The physical mechanism responsible for the observed decrease in the diurnal range is not known. Possible explanations include greenhouse effects such as changes in cloudiness, aerosol loading, atmospheric water vapor content, or carbon dioxide. Change in circulation is also a possibility, but it will be difficult to isolate since the patterns of the decreased diurnal temperature range have high field significance throughout much of the year, relatively low spatial coherence, and occur at many stations where individual trends in the maximum and minimum temperature are not statistically significant. Our data show that the trends in the maximum and minimum temperatures may differ considerably from trends in the mean.

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R. Giles Harrison
,
Keri A. Nicoll
,
Douglas J. Tilley
,
Graeme J. Marlton
,
Stefan Chindea
,
Gavin P. Dingley
,
Pejman Iravani
,
David J. Cleaver
,
Jonathan L. du Bois
, and
David Brus

Abstract

Electric charge is always present in the lower atmosphere. If droplets or aerosols become charged, their behavior changes, influencing collision, evaporation, and deposition. Artificial charge release is an unexplored potential geoengineering technique for modifying fogs, clouds, and rainfall. Central to evaluating these processes experimentally in the atmosphere is establishing an effective method for charge delivery. A small charge-delivering remotely piloted aircraft has been specially developed for this, which is electrically propelled. It carries controllable bipolar charge emitters (nominal emission current ±5 μA) beneath each wing, with optical cloud and meteorological sensors integrated into the airframe. Meteorological and droplet measurements are demonstrated to 2 km altitude by comparison with a radiosonde, including within cloud, and successful charge emission aloft verified by using programmed flight paths above an upward-facing surface electric field mill. This technological approach is readily scalable to provide nonpolluting fleets of charge-releasing aircraft, identifying and targeting droplet regions with their own sensors. Beyond geoengineering, agricultural, and biological aerosol applications, safe ionic propulsion of future electric aircraft also requires detailed investigation of charge effects on natural atmospheric droplet systems.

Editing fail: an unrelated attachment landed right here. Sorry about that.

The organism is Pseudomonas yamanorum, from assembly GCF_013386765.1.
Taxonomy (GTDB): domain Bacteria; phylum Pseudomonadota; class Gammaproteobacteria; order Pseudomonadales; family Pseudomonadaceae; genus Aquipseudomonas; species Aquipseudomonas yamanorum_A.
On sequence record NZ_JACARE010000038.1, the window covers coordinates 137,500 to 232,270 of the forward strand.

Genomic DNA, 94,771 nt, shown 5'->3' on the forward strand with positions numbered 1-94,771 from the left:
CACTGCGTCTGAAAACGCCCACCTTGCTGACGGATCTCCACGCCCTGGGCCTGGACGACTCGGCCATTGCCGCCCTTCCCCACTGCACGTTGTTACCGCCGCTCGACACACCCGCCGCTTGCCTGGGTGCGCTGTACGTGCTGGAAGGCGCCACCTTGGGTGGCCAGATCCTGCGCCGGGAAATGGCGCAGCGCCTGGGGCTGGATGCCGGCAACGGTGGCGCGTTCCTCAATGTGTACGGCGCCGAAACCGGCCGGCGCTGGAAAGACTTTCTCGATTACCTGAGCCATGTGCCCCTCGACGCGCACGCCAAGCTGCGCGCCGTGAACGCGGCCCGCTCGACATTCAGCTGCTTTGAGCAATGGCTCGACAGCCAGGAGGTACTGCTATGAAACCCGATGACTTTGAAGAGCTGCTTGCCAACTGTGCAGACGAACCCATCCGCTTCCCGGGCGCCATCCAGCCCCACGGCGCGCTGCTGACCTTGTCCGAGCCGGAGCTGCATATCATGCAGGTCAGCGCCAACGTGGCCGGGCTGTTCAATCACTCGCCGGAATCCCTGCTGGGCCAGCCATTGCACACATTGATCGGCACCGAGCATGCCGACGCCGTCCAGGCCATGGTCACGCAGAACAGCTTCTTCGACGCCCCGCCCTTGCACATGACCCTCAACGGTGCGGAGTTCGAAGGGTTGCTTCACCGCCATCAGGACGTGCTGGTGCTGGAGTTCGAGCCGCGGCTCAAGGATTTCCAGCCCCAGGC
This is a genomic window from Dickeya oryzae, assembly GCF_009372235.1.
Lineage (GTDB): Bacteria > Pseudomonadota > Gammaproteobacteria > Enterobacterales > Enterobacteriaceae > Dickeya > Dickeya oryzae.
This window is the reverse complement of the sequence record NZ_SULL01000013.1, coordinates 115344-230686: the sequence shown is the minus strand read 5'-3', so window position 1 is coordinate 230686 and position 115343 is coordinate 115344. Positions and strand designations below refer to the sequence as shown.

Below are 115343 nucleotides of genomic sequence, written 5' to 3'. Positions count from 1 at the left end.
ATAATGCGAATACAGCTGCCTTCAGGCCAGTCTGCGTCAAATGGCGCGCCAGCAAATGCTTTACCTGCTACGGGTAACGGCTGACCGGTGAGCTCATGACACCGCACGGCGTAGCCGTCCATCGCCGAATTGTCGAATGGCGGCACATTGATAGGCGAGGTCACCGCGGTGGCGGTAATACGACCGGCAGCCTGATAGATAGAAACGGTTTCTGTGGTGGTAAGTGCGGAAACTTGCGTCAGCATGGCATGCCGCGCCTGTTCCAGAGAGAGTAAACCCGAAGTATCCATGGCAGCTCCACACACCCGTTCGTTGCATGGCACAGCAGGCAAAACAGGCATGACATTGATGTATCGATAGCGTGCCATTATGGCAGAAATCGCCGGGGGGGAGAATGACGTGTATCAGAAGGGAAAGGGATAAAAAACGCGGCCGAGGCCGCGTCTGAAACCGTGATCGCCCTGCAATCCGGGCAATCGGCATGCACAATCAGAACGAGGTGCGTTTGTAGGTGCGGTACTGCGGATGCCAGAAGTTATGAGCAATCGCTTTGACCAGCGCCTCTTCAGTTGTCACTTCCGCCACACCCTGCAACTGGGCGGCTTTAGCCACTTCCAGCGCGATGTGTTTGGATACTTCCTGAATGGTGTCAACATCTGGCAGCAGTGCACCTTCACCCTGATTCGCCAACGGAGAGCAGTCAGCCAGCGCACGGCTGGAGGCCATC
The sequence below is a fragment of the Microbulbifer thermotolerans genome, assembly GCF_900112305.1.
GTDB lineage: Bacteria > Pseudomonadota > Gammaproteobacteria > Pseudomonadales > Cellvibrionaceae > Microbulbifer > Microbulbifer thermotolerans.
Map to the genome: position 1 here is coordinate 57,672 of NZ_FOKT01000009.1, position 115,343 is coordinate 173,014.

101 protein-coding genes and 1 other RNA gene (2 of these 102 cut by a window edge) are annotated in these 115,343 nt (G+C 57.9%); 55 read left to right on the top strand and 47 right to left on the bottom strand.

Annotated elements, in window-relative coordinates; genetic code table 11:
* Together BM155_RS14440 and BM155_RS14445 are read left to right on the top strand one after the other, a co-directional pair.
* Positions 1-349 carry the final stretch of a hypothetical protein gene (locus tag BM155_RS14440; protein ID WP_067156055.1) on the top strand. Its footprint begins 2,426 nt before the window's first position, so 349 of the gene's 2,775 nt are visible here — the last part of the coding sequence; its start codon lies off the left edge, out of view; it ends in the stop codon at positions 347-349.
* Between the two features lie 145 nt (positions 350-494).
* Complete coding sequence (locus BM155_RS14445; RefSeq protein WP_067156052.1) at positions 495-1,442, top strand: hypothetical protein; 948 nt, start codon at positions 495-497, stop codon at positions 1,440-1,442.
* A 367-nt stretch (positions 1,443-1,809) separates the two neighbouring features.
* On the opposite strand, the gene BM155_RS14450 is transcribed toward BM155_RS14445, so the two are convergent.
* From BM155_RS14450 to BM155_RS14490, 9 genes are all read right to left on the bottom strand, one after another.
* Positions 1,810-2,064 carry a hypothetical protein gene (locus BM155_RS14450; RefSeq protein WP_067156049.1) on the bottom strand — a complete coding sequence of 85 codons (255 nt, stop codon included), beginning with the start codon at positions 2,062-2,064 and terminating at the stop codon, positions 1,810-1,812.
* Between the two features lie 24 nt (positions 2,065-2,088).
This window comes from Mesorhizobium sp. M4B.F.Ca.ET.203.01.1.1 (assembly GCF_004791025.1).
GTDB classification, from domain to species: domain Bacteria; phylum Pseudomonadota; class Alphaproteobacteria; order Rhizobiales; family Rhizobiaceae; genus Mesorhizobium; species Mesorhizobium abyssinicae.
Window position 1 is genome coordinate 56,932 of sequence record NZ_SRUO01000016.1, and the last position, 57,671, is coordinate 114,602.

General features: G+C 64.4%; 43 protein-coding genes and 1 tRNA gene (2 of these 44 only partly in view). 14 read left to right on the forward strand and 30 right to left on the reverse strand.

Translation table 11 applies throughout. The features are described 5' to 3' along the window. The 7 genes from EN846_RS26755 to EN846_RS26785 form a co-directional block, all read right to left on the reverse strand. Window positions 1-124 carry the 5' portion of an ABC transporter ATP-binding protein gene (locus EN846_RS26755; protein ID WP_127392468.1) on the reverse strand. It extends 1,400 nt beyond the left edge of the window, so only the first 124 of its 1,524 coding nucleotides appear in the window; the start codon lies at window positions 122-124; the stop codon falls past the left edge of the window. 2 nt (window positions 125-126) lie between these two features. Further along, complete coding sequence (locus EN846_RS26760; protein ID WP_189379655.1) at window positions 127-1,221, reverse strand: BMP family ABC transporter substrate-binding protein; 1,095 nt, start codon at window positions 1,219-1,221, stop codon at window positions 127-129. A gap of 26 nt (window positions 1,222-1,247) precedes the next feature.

Open access
Clara Orbe
,
Luke Van Roekel
,
Ángel F. Adames
,
Amin Dezfuli
,
John Fasullo
,
Peter J. Gleckler
,
Jiwoo Lee
,
Wei Li
,
Larissa Nazarenko
,
Gavin A. Schmidt
,
Kenneth R. Sperber
, and
Ming Zhao

Abstract

We compare the performance of several modes of variability across six U.S. climate modeling groups, with a focus on identifying robust improvements in recent models [including those participating in phase 6 of the Coupled Model Intercomparison Project (CMIP)] compared to previous versions. In particular, we examine the representation of the Madden–Julian oscillation (MJO), El Niño–Southern Oscillation (ENSO), the Pacific decadal oscillation (PDO), the quasi-biennial oscillation (QBO) in the tropical stratosphere, and the dominant modes of extratropical variability, including the southern annular mode (SAM), the northern annular mode (NAM) [and the closely related North Atlantic Oscillation (NAO)], and the Pacific–North American pattern (PNA). Where feasible, we explore the processes driving these improvements through the use of “intermediary” experiments that utilize model versions between CMIP3/5 and CMIP6 as well as targeted sensitivity experiments in which individual modeling parameters are altered. We find clear and systematic improvements in the MJO and QBO and in the teleconnection patterns associated with the PDO and ENSO. Some gains arise from better process representation, while others (e.g., the QBO) from higher resolution that allows for a greater range of interactions. Our results demonstrate that the incremental development processes in multiple climate model groups lead to more realistic simulations over time.

Free access